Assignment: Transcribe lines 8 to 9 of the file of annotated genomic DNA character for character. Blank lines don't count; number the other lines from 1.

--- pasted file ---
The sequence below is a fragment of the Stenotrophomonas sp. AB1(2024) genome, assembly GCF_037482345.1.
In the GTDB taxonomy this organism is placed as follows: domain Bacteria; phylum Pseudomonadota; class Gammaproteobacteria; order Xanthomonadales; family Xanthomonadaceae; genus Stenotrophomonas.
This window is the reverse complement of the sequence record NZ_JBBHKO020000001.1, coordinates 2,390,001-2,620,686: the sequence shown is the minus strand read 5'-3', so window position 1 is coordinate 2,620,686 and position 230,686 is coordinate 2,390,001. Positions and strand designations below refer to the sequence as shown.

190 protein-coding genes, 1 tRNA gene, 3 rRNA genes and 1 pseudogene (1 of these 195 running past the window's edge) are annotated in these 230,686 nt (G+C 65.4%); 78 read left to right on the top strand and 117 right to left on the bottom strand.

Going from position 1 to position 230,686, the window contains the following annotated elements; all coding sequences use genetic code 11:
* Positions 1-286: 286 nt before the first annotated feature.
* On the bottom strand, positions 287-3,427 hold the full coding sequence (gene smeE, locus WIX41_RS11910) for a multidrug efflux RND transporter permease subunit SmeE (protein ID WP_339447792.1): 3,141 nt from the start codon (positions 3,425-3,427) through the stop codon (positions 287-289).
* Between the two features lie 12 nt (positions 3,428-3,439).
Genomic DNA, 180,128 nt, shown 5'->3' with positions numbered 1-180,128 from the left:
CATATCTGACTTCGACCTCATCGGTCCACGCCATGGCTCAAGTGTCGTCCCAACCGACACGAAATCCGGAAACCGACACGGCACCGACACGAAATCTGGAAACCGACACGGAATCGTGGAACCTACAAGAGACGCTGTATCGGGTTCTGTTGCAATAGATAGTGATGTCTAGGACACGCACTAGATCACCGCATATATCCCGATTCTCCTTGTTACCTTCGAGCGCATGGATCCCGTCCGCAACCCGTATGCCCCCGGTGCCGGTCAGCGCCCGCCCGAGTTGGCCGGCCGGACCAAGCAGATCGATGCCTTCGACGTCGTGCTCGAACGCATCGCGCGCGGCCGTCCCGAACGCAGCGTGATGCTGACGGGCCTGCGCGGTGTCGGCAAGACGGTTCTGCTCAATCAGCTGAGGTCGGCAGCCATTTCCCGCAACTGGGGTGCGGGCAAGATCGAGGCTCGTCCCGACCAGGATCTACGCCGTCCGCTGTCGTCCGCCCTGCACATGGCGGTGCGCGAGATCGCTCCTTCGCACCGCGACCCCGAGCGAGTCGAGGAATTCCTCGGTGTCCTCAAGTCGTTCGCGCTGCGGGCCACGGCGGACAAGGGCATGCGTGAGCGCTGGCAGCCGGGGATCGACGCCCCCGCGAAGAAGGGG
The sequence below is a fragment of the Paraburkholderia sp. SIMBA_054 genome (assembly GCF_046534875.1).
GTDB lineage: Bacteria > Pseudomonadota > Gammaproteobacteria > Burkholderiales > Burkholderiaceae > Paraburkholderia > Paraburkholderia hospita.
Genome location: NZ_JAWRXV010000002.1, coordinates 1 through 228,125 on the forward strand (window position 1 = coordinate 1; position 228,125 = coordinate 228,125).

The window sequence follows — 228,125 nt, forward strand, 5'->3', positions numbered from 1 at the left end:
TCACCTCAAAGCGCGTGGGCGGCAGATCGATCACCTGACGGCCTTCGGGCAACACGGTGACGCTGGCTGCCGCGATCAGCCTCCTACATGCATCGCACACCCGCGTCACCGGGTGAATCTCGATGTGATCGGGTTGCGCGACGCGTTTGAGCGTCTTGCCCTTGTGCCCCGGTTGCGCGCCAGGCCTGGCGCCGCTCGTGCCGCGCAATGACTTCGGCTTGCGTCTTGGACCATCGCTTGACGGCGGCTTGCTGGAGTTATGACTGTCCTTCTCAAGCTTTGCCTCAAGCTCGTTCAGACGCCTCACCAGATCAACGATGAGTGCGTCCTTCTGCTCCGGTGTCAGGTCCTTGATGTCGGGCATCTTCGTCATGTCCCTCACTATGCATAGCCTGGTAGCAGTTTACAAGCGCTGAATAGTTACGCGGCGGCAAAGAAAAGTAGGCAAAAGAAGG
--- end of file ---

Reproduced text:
* Between the two features lie 12 nt (positions 3,428-3,439).
Genomic DNA, 180,128 nt, shown 5'->3' with positions numbered 1-180,128 from the left: